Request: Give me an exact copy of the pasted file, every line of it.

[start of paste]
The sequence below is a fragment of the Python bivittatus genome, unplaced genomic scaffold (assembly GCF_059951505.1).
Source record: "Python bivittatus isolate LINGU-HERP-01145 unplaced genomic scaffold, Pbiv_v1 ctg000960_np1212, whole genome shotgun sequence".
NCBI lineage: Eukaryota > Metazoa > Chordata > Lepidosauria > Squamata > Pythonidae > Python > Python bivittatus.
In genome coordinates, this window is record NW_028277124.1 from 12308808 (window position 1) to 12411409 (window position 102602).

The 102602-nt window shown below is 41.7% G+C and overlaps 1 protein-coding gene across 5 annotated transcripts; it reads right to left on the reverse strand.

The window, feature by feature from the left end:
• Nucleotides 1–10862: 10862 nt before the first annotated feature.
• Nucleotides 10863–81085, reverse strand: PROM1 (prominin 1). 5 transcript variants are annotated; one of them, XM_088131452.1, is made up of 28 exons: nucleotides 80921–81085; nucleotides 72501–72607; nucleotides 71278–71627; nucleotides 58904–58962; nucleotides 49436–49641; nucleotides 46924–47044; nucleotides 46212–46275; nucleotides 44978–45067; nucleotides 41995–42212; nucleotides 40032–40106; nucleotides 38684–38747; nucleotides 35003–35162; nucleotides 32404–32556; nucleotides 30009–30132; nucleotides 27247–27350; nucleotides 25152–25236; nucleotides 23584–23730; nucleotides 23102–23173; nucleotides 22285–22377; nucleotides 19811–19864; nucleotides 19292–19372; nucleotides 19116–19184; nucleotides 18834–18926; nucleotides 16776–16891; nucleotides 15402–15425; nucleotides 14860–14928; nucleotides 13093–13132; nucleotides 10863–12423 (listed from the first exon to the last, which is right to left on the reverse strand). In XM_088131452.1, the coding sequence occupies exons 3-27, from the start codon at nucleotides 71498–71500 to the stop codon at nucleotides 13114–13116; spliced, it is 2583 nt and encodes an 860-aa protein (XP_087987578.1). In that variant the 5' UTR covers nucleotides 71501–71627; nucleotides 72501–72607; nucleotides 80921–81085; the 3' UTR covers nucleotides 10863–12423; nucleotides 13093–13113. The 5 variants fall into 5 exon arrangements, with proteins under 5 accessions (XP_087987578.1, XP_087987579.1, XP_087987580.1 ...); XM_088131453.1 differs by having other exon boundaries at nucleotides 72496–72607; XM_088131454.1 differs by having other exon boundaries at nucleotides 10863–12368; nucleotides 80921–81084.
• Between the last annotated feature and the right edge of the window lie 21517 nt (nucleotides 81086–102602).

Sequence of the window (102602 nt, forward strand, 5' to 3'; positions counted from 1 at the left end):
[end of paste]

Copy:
The sequence below is a fragment of the Python bivittatus genome, unplaced genomic scaffold (assembly GCF_059951505.1).
Source record: "Python bivittatus isolate LINGU-HERP-01145 unplaced genomic scaffold, Pbiv_v1 ctg000960_np1212, whole genome shotgun sequence".
NCBI lineage: Eukaryota > Metazoa > Chordata > Lepidosauria > Squamata > Pythonidae > Python > Python bivittatus.
In genome coordinates, this window is record NW_028277124.1 from 12308808 (window position 1) to 12411409 (window position 102602).

The 102602-nt window shown below is 41.7% G+C and overlaps 1 protein-coding gene across 5 annotated transcripts; it reads right to left on the reverse strand.

The window, feature by feature from the left end:
• Nucleotides 1–10862: 10862 nt before the first annotated feature.
• Nucleotides 10863–81085, reverse strand: PROM1 (prominin 1). 5 transcript variants are annotated; one of them, XM_088131452.1, is made up of 28 exons: nucleotides 80921–81085; nucleotides 72501–72607; nucleotides 71278–71627; nucleotides 58904–58962; nucleotides 49436–49641; nucleotides 46924–47044; nucleotides 46212–46275; nucleotides 44978–45067; nucleotides 41995–42212; nucleotides 40032–40106; nucleotides 38684–38747; nucleotides 35003–35162; nucleotides 32404–32556; nucleotides 30009–30132; nucleotides 27247–27350; nucleotides 25152–25236; nucleotides 23584–23730; nucleotides 23102–23173; nucleotides 22285–22377; nucleotides 19811–19864; nucleotides 19292–19372; nucleotides 19116–19184; nucleotides 18834–18926; nucleotides 16776–16891; nucleotides 15402–15425; nucleotides 14860–14928; nucleotides 13093–13132; nucleotides 10863–12423 (listed from the first exon to the last, which is right to left on the reverse strand). In XM_088131452.1, the coding sequence occupies exons 3-27, from the start codon at nucleotides 71498–71500 to the stop codon at nucleotides 13114–13116; spliced, it is 2583 nt and encodes an 860-aa protein (XP_087987578.1). In that variant the 5' UTR covers nucleotides 71501–71627; nucleotides 72501–72607; nucleotides 80921–81085; the 3' UTR covers nucleotides 10863–12423; nucleotides 13093–13113. The 5 variants fall into 5 exon arrangements, with proteins under 5 accessions (XP_087987578.1, XP_087987579.1, XP_087987580.1 ...); XM_088131453.1 differs by having other exon boundaries at nucleotides 72496–72607; XM_088131454.1 differs by having other exon boundaries at nucleotides 10863–12368; nucleotides 80921–81084.
• Between the last annotated feature and the right edge of the window lie 21517 nt (nucleotides 81086–102602).

Sequence of the window (102602 nt, forward strand, 5' to 3'; positions counted from 1 at the left end):